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P.R. Energy Commission warned of rate hike’s dire impact on economy

By on December 3, 2016

Representatives from different business sectors are pleading with the Puerto Rico Energy Commission to refrain from increasing power rates or in the alternative set up provisional rates, warning that the economy cannot withstand the impact of a hike.

The Commission must make “reasonable” decisions by Jan. 11 about a hike in Prepa’s energy rate structure by taking into account Prepa’s revenue requirements, budget and operations, a task that has been made all the most difficult by the lack of adequate numbers by the utility. Prepa has put its revenues requirements at around $3 billion a year but other experts believe it should be less. The rate hike process before the Commission one of the requirements imposed by a debt restructuring agreement between the utility and its creditors.

Puerto Rico Electric Power Authority headquarters in Santurce / Inter News Service

Puerto Rico Electric Power Authority headquarters in Santurce / Inter News Service

Scott Hempling, an examiner for the Commission, asked that Prepa officials testifying next Monday on the reasonableness of the cost and revenue inputs to also provide information as to how much record keeping reporting, budgeting reporting and budgeting monitoring can be improved so that the commission and customers can hold Prepa accountable with respect to capital expenditures and operational expenditures. Hempling mentioned that some experts have been unable to assess the reasonableness of hundreds of millions of dollars in expenditures at Prepa because of lack of information.

Meanwhile, intervenors at a  rate hearing Friday, noted that power rates were already high and increasing them, would only hurt the economy.

Economist Ramon Cao provided a picture of the declining state of the economy, which he said would be worsen by higher utility rates. The business sector has cited high power rates as one of the impediments to growth.

Hempling, however, noted that power rates have gone down over the past two years because of a decline in fuel prices but that still the economy failed to expand.  But Cao insisted Prepa needs to reduce costs or find creative ways to increase revenues.

He noted that electricity sales are lower than in 2014 and will continue to decline. Prepa, he said, must consider that increasing rates could have an impact on demand for electricity.

“No analysis has been done on the implication of that rate increase for Prepa, for the public and for public policy,” noted Cao.


The business sector has cited high power rates

as one of the impediments to growth


In response to a question by Hempling, the economist said that if the Commission has to grant a rate increase, it could explore raising the portion of the rate structure that does not respond to demand but which is fixed by virtue of being a customer.

Cao also criticized the use of a revenue allocation model, in which different sectors provide a percentage of the revenues Prepa needs, because the different sectors of the economy will be affected differently.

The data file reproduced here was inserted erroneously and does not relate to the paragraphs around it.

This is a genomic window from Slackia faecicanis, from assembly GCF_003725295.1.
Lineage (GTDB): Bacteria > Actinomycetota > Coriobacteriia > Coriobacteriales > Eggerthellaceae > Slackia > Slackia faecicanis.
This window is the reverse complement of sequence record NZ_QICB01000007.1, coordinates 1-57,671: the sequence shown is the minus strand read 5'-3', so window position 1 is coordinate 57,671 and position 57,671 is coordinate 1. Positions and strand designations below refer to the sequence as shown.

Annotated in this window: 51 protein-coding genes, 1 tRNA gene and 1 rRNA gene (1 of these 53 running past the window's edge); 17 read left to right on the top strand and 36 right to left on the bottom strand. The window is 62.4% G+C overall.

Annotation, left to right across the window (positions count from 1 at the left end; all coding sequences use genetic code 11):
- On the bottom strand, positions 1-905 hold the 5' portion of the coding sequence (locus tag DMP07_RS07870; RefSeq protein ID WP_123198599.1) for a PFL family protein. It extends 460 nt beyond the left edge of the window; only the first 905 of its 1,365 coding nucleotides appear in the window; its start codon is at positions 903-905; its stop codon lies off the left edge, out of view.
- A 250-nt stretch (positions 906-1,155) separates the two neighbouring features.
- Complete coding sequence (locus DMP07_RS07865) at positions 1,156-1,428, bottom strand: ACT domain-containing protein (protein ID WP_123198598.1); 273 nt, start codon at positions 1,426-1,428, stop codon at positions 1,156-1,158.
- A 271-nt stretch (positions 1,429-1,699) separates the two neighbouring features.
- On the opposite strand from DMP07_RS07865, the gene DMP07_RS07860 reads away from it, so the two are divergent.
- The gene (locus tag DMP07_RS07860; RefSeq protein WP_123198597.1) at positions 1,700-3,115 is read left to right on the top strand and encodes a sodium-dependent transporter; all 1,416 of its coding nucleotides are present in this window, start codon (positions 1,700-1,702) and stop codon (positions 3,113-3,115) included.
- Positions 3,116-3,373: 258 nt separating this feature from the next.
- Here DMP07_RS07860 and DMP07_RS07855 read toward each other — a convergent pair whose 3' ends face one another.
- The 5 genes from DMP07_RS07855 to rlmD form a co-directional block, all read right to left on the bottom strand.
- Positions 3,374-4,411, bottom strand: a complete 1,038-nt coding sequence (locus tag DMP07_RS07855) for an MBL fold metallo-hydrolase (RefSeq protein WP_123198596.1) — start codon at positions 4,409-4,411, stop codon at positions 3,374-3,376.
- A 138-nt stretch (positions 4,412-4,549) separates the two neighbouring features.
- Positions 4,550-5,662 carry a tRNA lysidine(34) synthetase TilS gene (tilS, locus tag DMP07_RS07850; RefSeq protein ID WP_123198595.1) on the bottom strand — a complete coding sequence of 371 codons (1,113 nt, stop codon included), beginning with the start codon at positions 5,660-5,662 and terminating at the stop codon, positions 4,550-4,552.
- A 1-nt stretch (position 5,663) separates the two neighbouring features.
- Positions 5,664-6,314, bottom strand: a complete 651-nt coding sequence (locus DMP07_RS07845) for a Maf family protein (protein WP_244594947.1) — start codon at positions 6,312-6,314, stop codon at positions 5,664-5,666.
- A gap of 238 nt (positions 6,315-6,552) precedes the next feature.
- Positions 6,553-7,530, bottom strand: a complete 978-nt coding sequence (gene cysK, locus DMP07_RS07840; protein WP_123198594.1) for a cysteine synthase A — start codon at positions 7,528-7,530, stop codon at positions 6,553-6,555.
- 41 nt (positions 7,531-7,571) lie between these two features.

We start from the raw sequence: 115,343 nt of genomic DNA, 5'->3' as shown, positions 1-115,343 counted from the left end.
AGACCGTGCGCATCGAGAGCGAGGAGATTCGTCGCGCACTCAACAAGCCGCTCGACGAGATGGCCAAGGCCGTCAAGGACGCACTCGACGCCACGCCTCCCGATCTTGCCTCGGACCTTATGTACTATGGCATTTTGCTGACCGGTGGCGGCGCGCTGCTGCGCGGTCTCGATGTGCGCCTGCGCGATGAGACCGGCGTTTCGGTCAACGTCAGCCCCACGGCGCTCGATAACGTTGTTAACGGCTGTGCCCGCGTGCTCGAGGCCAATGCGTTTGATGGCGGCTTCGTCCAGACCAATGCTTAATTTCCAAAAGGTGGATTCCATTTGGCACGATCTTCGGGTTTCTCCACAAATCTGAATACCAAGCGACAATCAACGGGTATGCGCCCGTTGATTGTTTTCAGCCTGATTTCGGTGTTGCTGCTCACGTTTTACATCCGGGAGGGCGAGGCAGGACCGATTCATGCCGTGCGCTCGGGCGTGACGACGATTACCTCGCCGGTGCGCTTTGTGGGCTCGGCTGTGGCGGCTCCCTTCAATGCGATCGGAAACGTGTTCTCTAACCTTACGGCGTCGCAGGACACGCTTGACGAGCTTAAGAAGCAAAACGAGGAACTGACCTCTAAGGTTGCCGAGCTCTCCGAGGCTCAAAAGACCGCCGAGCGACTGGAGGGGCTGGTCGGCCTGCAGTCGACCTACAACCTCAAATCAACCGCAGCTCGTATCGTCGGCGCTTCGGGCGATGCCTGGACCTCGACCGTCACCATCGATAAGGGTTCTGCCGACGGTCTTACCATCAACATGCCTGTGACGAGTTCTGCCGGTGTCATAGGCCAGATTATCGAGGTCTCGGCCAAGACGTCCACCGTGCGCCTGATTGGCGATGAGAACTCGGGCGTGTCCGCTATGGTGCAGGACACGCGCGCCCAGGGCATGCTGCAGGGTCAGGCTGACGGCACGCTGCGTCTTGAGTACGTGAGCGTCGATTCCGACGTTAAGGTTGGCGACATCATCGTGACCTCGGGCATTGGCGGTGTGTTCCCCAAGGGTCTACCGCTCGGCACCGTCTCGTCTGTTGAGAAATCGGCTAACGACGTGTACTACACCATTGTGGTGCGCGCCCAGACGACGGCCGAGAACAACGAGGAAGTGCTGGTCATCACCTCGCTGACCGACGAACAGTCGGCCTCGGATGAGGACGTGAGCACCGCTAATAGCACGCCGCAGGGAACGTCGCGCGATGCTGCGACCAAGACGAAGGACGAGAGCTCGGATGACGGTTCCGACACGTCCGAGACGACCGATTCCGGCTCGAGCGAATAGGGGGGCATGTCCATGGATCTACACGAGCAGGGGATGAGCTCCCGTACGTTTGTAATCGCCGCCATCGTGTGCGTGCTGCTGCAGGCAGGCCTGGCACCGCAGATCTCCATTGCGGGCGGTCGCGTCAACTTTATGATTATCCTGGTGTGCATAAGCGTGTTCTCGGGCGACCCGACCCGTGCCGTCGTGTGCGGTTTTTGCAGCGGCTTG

Cathy Kunkle, who spoke on behalf of the Puerto Rico Institute for Competitiveness and Sustainable Economy, said the Commission can put provisional rates in place that reflect the need for Prepa to invest more in infrastructure while also undertaking the longer process of getting a better grip on operational expenses and debt.

Kunkle agreed that the Commission should not recommend a rate level based solely on what the public can afford because it could put Prepa at risk.

The Puerto Rico Electric Power Authority (PREPA) logo is displayed in San Juan, Puerto Rico, on Friday, April 29, 2016. The indebted Caribbean island, home to 3.5 million U.S. citizens, has juggled dwindling resources from one hand to another for months now, to keep creditors at bay. The crisis is set to tip into a new phase this weekend when $422 million of payments are due and, as things stand, unlikely to be made in full -- threatening the biggest default yet. Photographer: Erika Rodriguez/Bloomberg via Getty Images

The Puerto Rico Electric Power Authority (PREPA) logo is displayed in San Juan, Puerto Rico, on Friday, April 29, 2016. (Erika Rodriguez/Bloomberg via Getty Images)

Emilio Colón, vice president of the Homebuilders Association, said an increase in the rate could result in a hike in affordable home prices of about $1,743, which is the cost of building the house. He said he can not pass on that cost to consumers because the Legislature has fixed the prices for affordable housing, which range from $100,000 to $125,000.

He said that in Puerto Rico there is a need for at least 20,000 affordable housing units. “I don’t think the economic conditions are there for Prepa customers to assume a rate increase. We have fewer people paying for the same costs,” he said.

Enrique García, president of Cemex and Manuel Reginaldo Valente, a manager at the Company, said that Cemex stopped exporting cement manufactured locally after the provisional rate hike of 1.299 cents per kilowatt hour went into effect.  He said energy costs constitute 50% of its operational costs.

García said he has tried to seek a special rate from Prepa but that utility officials referred him to the Commission.

In the past, the manufacturing sector has approached Prepa with offers to help the utility in exchange for a reduction in rates. One of those instances was in 2014, when manufacturers proposed to prepay for consumption.

On the other hand, Hospital Association President Jaime Pla said  the rate hike would increase the operational costs at the island’s hospitals which are expected to endure more financial difficulties when certain federal funds for health care services are no longer available.

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